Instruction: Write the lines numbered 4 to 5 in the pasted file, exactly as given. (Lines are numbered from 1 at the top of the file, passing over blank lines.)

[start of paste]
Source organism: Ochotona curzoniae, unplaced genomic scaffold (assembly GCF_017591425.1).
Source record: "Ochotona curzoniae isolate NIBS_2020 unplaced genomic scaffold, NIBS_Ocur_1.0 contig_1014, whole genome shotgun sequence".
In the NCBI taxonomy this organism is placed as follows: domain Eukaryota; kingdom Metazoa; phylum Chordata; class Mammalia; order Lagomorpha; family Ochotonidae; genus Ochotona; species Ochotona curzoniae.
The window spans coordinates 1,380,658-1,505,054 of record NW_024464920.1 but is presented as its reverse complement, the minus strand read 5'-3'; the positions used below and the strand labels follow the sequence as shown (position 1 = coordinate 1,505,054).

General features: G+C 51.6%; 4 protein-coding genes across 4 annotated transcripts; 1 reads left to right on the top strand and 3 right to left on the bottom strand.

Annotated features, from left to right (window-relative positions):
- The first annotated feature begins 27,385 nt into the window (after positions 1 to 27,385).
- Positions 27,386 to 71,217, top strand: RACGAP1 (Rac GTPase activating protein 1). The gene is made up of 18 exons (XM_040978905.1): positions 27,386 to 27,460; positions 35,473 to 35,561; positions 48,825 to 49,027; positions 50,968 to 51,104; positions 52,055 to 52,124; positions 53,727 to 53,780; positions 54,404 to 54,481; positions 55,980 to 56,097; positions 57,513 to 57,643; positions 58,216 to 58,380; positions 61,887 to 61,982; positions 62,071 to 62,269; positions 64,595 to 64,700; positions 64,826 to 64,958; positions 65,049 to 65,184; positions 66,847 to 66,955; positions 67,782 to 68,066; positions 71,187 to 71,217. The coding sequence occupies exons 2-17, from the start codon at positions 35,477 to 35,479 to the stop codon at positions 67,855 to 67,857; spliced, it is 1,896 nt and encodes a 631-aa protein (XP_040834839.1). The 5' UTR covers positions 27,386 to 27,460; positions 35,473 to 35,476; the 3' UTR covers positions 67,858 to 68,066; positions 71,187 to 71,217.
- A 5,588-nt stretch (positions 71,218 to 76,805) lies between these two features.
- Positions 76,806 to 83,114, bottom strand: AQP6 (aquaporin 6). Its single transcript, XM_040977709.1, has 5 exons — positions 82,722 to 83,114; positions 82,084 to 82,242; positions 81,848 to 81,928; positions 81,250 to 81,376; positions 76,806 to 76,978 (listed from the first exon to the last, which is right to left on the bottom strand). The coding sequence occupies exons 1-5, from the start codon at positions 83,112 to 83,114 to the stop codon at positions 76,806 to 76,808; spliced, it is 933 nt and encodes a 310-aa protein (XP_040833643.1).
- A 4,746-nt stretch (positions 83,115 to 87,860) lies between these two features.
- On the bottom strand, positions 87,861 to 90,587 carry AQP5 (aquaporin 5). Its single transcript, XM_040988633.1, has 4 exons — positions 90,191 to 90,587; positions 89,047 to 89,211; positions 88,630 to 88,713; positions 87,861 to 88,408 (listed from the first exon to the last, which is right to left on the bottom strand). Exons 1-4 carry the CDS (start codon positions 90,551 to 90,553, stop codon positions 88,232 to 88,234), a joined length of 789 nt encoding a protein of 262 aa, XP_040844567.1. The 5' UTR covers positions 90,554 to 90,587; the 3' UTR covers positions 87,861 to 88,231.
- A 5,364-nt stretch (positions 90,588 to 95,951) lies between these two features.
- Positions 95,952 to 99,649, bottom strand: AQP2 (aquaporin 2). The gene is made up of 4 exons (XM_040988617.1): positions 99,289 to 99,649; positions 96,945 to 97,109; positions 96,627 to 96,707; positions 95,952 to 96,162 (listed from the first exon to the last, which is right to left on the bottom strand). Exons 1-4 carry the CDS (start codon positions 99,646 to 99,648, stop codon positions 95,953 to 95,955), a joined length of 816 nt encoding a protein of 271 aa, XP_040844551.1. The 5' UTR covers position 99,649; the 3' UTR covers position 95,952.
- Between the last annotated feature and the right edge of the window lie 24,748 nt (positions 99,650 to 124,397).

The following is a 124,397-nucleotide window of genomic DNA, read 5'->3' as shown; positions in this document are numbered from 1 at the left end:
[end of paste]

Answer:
The window spans coordinates 1,380,658-1,505,054 of record NW_024464920.1 but is presented as its reverse complement, the minus strand read 5'-3'; the positions used below and the strand labels follow the sequence as shown (position 1 = coordinate 1,505,054).

General features: G+C 51.6%; 4 protein-coding genes across 4 annotated transcripts; 1 reads left to right on the top strand and 3 right to left on the bottom strand.